• Uses factory pattern. This is a change from the previous Data Access Application Block, and it trades simplicity for flexibility. One major benefit of this type of pattern is that it integrates smoothly with the Config block, so the connection string and other specifics of data access configuration are transparent to each specific usage
  • This is a Data Access Layer, not a Business Logic / Object Relational Mapper kind of thing. It doesn't generate any classes and doesn't know anything about the tables it's talking to. This is a conceptual issue I've had to explain several times, so I figured it's worth spelling out. You build your Business Logic Layer (BLL) on top of this layer, and it handles communications with your data sources.

Security

  • Handles Authentication, Authorization, Roles, and Profiles
  • Can use Facades to call into legacy security systems

Logging

  • Configuration driven, so logging is routed at runtime
  • Distribution strategy
  • MSMQ supported as a sink and / or a distribution strategy
  • MSMQ distributor processor - separate Windows service which processes logging messages in MSMQ, can run on another computer
  • Logging by default requires WMI and Event Log permissions. Can recompile with a compiler define that removes instrumentation; next version will alow disabling the EIF in configuration
  • Contextual trace - see Mitch's great explanation of contextual logging in the EIF. Context flows through the call stack, making the information much more valuable.
  • V2 may allow one log entry to have a collection of categories which adds a lot more flexibility

Exception Handling

  • Facilitates consistent exception handling through an application or enterprise
  • Prevents exposing sensitive data (such as database connection specifics returned in an exception message)
  • Configuration driven exception policies allow changing exception handling policy for different user defined exception categories at runtime via configuration changes
  • Available actions: Swallow, Bubble, Rethrow

Cache

  • Support for "Backing Store" in either database or isolated storage (file) - allows for occasionally connected use
  • Differs from ASP.NET cache in that it doesn't require web DLL's, is designed for thread safety in all application types, and supports backing store
  • Doesn't support distributed Read / Write (webfarm, for instance)

Some other random tidbits

  • There have been 100,000 downloads of the EntLib since January.
  • Some overlap with ASP.NET (profile, cache), but simplifies library code. Can use Facade providers in ASP.NET to leverage base functionality if desired.
  • Main patterns - Factory, Provider, Strategy
  • History - Avenade Connected Architecture (ACA.NET) - Avenade was formed by Microsoft and Accenture. They were developing their own system for use in their projects which paralleled work in progress by the Microsoft Patterns and Practices Group, so they merged these together. Enterprise Library is pretty much a version 3.0 product due to its roots as the ACA.NET. Avenade continues to extend the ACA.
  • Can copy Updater Block design DLL's to EntLib bin, and Updater Block will show up in Config Tool
  • Heavily cached, so slow start but <5% performance penalty

Extending EntLib (see Blake Dong's PPT)

  • Gray box - write custom providers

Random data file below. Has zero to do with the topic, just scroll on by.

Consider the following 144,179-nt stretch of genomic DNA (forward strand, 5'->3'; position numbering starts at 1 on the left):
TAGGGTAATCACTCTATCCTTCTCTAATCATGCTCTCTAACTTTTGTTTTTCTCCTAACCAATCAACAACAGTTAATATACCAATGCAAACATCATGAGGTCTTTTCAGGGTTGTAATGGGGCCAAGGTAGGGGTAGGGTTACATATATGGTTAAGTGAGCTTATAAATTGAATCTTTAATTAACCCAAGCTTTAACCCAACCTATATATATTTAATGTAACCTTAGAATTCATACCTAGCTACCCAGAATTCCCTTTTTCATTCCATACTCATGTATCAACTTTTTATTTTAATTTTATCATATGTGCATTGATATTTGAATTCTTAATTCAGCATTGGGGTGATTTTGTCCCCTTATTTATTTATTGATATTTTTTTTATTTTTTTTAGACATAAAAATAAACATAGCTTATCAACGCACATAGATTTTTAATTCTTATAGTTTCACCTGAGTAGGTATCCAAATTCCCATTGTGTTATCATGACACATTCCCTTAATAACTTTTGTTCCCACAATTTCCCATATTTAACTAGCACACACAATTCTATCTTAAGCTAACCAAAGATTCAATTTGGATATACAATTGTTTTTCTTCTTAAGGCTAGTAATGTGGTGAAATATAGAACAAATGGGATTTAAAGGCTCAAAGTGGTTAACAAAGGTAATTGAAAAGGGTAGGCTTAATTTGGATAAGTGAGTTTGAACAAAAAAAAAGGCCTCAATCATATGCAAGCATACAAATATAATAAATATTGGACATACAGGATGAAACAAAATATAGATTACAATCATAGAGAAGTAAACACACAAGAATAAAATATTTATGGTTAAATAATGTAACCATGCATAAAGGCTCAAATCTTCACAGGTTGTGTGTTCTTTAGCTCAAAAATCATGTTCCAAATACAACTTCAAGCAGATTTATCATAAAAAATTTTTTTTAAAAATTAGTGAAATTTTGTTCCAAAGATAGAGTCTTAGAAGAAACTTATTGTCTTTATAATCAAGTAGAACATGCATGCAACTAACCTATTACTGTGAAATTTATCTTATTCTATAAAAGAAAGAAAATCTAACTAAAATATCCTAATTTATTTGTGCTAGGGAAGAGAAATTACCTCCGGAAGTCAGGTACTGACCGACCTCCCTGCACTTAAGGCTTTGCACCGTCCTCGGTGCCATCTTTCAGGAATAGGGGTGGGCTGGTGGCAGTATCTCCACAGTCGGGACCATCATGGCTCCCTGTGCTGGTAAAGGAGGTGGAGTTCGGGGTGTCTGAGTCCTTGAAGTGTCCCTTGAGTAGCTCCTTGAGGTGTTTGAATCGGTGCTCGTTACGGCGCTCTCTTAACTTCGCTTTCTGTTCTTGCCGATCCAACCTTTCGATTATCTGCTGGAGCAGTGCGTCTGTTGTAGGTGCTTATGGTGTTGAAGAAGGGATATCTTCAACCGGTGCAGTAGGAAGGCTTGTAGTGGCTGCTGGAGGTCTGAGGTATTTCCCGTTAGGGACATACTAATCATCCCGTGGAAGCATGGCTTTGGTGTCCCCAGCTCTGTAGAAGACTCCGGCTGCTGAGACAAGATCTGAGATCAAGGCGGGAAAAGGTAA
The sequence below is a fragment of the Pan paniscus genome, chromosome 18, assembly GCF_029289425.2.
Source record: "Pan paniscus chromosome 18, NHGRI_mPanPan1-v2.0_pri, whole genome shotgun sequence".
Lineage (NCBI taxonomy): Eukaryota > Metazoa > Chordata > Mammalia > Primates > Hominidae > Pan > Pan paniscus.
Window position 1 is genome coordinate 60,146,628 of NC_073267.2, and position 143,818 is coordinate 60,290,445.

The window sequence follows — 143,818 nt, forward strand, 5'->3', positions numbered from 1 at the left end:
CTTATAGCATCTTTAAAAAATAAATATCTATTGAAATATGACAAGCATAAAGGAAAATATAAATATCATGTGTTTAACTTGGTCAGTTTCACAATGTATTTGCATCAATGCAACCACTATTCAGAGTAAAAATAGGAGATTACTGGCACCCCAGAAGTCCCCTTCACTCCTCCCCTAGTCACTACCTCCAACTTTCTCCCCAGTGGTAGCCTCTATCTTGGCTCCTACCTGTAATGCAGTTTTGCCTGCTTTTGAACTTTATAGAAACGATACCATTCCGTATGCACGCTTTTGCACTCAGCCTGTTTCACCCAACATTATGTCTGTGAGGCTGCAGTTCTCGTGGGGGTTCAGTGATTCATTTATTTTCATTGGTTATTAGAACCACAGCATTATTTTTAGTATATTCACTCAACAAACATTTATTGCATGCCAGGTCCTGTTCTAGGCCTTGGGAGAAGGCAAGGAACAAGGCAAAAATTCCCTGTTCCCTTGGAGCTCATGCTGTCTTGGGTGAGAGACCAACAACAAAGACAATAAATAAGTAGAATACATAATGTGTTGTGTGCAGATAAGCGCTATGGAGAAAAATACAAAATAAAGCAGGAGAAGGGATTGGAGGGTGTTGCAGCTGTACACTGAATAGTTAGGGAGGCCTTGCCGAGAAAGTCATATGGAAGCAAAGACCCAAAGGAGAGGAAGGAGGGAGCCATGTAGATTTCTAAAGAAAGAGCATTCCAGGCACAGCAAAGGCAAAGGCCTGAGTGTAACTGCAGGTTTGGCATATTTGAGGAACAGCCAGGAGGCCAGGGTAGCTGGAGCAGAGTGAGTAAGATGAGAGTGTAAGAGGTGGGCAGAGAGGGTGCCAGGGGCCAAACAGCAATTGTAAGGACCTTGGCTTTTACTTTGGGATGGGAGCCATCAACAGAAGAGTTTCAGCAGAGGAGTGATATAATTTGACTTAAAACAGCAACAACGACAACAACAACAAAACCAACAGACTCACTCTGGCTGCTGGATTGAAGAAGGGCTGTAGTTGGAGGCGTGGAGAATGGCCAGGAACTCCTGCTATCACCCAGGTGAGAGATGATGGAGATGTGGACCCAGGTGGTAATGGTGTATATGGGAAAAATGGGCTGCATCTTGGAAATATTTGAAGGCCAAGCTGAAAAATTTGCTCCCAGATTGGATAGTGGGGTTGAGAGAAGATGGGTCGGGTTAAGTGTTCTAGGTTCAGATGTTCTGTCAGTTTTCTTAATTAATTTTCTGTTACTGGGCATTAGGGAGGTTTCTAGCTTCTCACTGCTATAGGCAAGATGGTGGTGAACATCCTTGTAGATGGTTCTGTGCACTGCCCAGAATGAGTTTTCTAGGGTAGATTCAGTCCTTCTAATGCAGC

• Don't inherit from internal abstract classes if possible, stick with interfaces so upgrades don't cause you trouble
  • Minimize coupling between brovider and blocks
  • Use Enum to wrap categories (log categories, for instance) - allows strong typing, compile time typo check
  • Since some of the logic has been moved into configuration file, can be a little tougher to debug. For instance, a log category of "DEGUB" wouldn't cause a config or compile time error, but log entry would never be written since no "DEGUB" category exists.
  • Can use Facade Pattern (wrapper) to future proof
    • Company.Name.Caching wrapps Caching block, for instance
    • Can add Logging, AOP type stuff to wrappers
    • Upgrade t new version of EntLib by updating the version number reference to the wrapper instead of EntLib config files everywhere
  • ACA includes a pretty cool Attribute based Aspece Oriented Programming (AOP) system. Post-build step drives codegen which configures EntLib services.

References

Microsoft San Diego Architect Council
EntLib Overview- Tom Hollander, Microsoft - PPT - http://www.socalmsft.com/Council200505/EntLib%20Overview%20-%20Socal.ppt
Adopting Entlib - Blake Dong, Avenade - PPT - http://www.socalmsft.com/Council200505/SoCal%20Architect%20Forum%20-%20EntLib%20v3.ppt 
Extending EntLib- Tom Hollander, Microsoft - PPT - http://www.socalmsft.com/Council200505/Extending%20EntLib%20-%20Socal.ppt

San Diego .NET User Group
Examining the Microsoft Enterprise Library - Scott Mitchell - Zip - http://datawebcontrols.com/classes/EntLib.zip

Resources

http://workspaces.gotdotnet.com/entlib
Webcasts - www.pnplive.com
Tom Hollander's blog
Hirshambaz's blog
Scott Densmore's blog
Some other Tom Hollander

Installation tips / tricks

Install build 1473 and Memory Leak patch from the GotDotNet site.

Post-Installation step
Immediately after installing Enterprise Library, you MUST install the instrumentation and performance counters.

start\All Programs\Microsoft p&p\Enterprise Library\Install Services

This will execute installutil on each of the assemblies and register the performance counters.  I would hope that in the next version of the installer, this option will be automatically executed after the solution is compiled. (via http://blog.hishambaz.com/archive/2005/02/02/240.aspx)

Published Thursday, May 19, 2005 7:37 AM by Jon Galloway
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Comments